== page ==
Despite AFP’s current focus on the US, attention is likely to increasingly extend beyond North America, notes director and finance practice lead Brian Kalish. “Everything we’ve done to date has been roughly 75% US and 25% rest of the world, but those percentages will likely be reversed over the next few years as FP&A gains hold in countries such as Korea,” he forecasts.
Calculating the value of FP&A was a topic returned to regularly in the discussions. Kelly Myrick, finance director for AT&T’s Cricket Wireless, acts as an advocate for it within his group. He believes that as professionals start sitting the
they will increasingly recognise its relevance to their job role and it will increasingly gain momentum.
“It’s far more relevant than the certified public accountant (CPA) qualification, which unless you’re an accountant is only of limited value,” he suggests.
However, T.J. Wood, who is director, finance integration for CHEP and was formerly a finance director for Johnson & Johnson, adds that the CPA certification is still in great demand as it is universally recognised. She also believes that the Institute of Management Accountants (IMA), the worldwide association for accountants and financial professionals, “could do a much better job of promoting itself and emphasising its value”, particularly to college students.
Kalish says that he and his team have talked with many students around the US on qualifications, but agrees that “schools have to get excited about FP&A, particularly as the template for areas such as predictive analysis.”
Wood says that many of today’s financial professionals face a common challenge in their workplace; that of having to tackle increasing complexities in their role and doing so with fewer people as their company steadily cuts costs.
At the same time, employees who can be categorised as millennials or Generation Y – those born post-1980 – are having a “significant impact” on corporate workforces. “They don’t want a working week of more than 40 hours, although at the same time they do expect the same salary,” notes Wood.
A Seat on the Board
Kalish raises another FP&A-related topic that regularly features in discussions; that of business partnering. “How do you [as an FP&A professional] get a seat at the board table?” he asks. “What happens if your employer wants recourse to you 24/7?”
Ginger Bless, of rental store chain Aaron’s, says that her company has seen several changes of chief executive over the past couple of years but has now been able to sit down with its newest CEO, “who wants treasury to provide a good forecast and to be able to report against it.”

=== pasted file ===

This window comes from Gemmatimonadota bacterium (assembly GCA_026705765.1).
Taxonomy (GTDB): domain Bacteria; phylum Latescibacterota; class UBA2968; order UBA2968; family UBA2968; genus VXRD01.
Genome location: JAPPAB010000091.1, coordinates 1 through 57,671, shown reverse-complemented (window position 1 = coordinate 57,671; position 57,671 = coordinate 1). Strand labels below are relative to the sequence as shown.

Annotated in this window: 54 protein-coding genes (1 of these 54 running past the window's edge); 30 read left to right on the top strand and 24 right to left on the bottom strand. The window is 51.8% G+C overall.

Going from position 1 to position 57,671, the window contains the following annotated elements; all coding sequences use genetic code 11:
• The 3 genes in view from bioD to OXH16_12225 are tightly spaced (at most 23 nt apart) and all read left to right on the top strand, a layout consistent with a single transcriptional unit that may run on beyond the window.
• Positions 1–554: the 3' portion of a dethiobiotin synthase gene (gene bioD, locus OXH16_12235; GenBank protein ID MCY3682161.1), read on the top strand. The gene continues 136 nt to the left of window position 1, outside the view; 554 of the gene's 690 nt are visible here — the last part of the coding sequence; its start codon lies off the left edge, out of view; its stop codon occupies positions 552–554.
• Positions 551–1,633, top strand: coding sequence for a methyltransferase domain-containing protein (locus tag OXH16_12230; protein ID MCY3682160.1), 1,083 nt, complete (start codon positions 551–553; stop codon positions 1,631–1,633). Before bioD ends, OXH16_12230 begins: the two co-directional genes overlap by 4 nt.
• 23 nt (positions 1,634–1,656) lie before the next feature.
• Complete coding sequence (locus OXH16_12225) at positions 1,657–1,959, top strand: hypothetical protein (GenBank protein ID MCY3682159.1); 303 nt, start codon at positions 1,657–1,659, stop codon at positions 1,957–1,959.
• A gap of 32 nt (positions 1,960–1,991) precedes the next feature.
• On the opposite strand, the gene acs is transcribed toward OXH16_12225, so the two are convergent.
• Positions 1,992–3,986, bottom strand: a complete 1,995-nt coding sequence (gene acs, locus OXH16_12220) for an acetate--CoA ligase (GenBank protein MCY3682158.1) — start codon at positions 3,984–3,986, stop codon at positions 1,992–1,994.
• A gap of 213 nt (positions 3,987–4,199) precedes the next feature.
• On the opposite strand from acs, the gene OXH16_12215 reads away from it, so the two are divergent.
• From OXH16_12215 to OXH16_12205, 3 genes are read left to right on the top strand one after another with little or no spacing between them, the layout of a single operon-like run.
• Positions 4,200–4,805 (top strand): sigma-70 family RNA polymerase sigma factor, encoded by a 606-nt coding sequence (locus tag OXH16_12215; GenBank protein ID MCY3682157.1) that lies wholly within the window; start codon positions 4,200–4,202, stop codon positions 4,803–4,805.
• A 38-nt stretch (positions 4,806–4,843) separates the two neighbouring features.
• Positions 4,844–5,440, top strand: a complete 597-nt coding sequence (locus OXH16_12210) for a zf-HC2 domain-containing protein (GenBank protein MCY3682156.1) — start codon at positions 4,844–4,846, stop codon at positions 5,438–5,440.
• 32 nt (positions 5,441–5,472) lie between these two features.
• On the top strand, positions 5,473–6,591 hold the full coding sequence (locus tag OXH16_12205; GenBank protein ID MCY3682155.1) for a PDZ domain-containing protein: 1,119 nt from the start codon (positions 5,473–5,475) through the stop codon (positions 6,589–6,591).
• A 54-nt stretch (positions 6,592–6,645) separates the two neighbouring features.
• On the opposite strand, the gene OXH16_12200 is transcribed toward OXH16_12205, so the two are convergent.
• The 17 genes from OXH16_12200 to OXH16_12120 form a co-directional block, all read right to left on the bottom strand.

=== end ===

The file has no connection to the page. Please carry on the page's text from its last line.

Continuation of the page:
Her verdict is as follows: “You want to have a seat at the table and for people within the company to come to you.” At the same time it can be difficult to determine exactly where the line is that separates FP&A from business intelligence (BI) or data analytics.
For Brian Dykes, strategic business analyst for parcel delivery giant UPS, it’s a different situation. “UPS has a number of advanced analytics individuals and groups and we’ve centralised our data repositories,” he reports.
“At the same time, we’re struggling with how to create a competency centre for all of these individuals with differing skill sets, so that we can allocate a specific project to the right individuals.”
Colleague Patti Humble, UPS’s director of corporate planning, notes that each part of an organisation brings its own analysis and perspectives on what is needed to raise it to the next level. “It’s FP&A’s role to pull all of those disparate pieces together,” she suggests.
Discussion also turned to ensuring that the FP&A examinations are what Kalish describes as “tough enough” to have value.
“We have to be able to prove – in court if necessary – that each question in the exam is there because the global FP&A community says that it should be there,” he suggests.
“Also, we don’t want anyone taking the exam who doesn’t have a reasonable chance of actually passing it. Someone with three to five years’ experience should have a 50% chance of passing it on the first attempt.”
Learn more about AFP’s Certified Corporate FP&A Professional credential here.
When it comes to the relationship between Europe and Britain – uniformity isn’t a word that currently springs to mind. And that’s not just a reference to Brexit. Whilst the Europe and Britain do find themselves in the midst of a political break-up – their monetary policies are also showing signs of divergence.
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As anticipated, US organisations exited prime money market funds en masse following last year’s SEC reforms. AFP’s latest Liquidity Survey indicates what it will take to encourage them back.
The statement issued by the bank also suggests that fiat currencies are superior, due to their price stability.